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able Adjectives Adverbs Ariovistus army atum Babylonia battle becomes Belgae believed Bibracte bring Caesar called carry case Compounds take conj Conjugation country Dative duty enemy Eule Exercise express expressed Fact-us fear first followed following found generally Geneva Genitive Gerund Gerundive gone good govern the Ablative govern the Accusative governing great Haedui happens Helvetii home humerus IMPERATIVE MOOD Imperfect Impersonal Verbs INDICATIVE MOOD indirect INFINITIVE MOOD Itum king know lictor Londinio Londinium made make meaning mind Nominative Note.—The Noun Nouns onis order oris orum Participles parts Passive Perf Perfect Tense person place Pluperfect Tense plural prep Prepositions Pres Present Tense Pronouns purpose question remember Romulus Rules same second Sect see Rule Sequani Sing Socrates soldier sometimes subj subject Subjunctive Mood Substantive Supine they thing third time turn used usually verb words Zama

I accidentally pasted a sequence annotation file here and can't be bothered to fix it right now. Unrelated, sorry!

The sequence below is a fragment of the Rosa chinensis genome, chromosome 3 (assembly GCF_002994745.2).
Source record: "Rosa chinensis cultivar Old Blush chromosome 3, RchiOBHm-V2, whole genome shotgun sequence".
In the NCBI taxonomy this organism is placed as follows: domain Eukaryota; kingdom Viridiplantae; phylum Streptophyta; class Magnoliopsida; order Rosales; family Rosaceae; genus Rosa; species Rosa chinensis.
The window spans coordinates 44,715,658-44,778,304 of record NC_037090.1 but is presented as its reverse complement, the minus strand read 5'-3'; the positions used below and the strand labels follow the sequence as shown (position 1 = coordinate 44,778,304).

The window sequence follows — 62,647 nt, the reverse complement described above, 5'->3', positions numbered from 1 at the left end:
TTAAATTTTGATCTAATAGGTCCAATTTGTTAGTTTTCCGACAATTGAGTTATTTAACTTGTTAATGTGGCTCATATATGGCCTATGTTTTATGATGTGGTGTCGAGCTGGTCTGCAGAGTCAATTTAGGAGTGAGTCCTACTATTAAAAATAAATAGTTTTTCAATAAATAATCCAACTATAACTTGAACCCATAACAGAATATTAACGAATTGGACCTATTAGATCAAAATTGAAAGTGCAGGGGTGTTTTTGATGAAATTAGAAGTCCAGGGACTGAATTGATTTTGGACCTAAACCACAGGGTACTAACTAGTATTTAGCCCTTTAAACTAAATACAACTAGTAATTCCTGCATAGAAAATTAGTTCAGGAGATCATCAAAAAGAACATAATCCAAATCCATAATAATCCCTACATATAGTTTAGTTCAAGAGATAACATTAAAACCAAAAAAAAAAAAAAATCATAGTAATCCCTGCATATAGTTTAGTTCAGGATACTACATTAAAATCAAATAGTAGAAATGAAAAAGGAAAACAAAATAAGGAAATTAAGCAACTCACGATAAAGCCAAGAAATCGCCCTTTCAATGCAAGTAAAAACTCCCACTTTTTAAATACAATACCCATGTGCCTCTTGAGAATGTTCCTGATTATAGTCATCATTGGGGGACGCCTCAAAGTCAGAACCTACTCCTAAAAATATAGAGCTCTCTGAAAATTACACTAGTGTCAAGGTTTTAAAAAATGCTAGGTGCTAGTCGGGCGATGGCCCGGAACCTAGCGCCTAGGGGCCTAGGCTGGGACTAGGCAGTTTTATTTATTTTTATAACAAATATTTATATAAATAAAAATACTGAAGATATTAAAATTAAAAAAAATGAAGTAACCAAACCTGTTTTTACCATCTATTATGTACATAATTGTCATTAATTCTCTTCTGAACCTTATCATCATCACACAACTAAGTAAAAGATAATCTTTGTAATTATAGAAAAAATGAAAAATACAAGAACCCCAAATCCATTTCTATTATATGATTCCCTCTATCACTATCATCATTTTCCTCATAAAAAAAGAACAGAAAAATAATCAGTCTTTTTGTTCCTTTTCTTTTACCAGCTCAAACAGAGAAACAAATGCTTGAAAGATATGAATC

Page 109 - When a verb has several subjects, and they are of different persons, the verb agrees with the first rather than the second, and the second rather than the third ; as, tit, bein SBruber unb id!
Page 117 - The Voluntary Agent after a passive verb is put in the ablative with a or ab : as, — laudatur ab his, culpatur ab illis (Hor.
Page 116 - These adjectives, dignus, indignus, contentus, prceditus, captus, and fretus ; also natus, satus, ortus, editus, and the like, govern the ablative ; as, Dignus Jionore, Worthy of honour.
Page 109 - The subject of a finite verb is put in the nominative case.
Page 111 - An adjective in the neuter gender without a substantive governs the genitive; as, Multum pecunice, Much money.
Page 110 - The relative qui, quae, quod agrees with its antecedent in gender, number, and person ; but in case belongs to its own clause, §§ 222-9.
Page 121 - The prepositions in, sub, super, and subter, govern the accusative, when motion to a place is signified ; but when motion or rest in a place is signified, in and sub, govern the ablative ; super and subter either the accusative or ablative. IN...
Page 118 - Verbs of comparing, giving, declaring, and taking away, govern the accusative and dative ; as, Comparo Virgilium Homero, I compare Virgil to Homer.